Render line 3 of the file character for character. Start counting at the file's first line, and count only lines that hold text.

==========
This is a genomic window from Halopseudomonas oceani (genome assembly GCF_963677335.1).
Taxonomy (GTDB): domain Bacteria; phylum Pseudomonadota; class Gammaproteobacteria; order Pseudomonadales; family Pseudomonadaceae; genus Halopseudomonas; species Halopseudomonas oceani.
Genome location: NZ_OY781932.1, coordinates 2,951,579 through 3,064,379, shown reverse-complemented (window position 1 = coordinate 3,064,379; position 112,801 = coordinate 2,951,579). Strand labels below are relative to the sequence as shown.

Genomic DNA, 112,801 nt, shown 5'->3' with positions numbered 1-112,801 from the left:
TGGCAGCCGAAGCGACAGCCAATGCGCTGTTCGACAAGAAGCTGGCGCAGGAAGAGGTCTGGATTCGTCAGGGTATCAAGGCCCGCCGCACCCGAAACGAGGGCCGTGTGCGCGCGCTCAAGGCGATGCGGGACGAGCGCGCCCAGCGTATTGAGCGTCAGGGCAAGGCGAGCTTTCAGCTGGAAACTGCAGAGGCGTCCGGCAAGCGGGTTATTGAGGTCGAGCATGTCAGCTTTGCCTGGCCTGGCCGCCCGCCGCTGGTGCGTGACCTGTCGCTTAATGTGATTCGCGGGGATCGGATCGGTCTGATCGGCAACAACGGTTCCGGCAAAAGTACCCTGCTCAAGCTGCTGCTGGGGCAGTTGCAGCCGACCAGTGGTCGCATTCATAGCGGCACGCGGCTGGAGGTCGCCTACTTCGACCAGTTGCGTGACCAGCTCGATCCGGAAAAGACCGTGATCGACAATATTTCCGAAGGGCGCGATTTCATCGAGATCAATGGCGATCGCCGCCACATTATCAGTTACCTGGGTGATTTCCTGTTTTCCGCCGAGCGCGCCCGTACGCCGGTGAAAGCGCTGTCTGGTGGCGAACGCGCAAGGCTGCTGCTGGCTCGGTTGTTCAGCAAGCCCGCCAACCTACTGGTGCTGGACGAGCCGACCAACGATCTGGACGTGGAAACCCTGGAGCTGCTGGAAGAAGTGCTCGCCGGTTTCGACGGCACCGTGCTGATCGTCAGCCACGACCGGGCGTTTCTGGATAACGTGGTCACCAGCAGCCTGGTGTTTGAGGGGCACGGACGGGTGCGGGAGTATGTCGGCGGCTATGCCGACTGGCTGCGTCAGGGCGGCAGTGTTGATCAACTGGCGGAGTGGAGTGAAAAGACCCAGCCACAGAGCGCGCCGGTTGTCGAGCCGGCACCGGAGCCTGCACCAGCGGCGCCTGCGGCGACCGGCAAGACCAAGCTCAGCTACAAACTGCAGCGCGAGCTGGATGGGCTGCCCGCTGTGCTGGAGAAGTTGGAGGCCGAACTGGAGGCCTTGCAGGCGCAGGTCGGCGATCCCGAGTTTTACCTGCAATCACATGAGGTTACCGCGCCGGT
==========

Genome location: NZ_OY781932.1, coordinates 2,951,579 through 3,064,379, shown reverse-complemented (window position 1 = coordinate 3,064,379; position 112,801 = coordinate 2,951,579). Strand labels below are relative to the sequence as shown.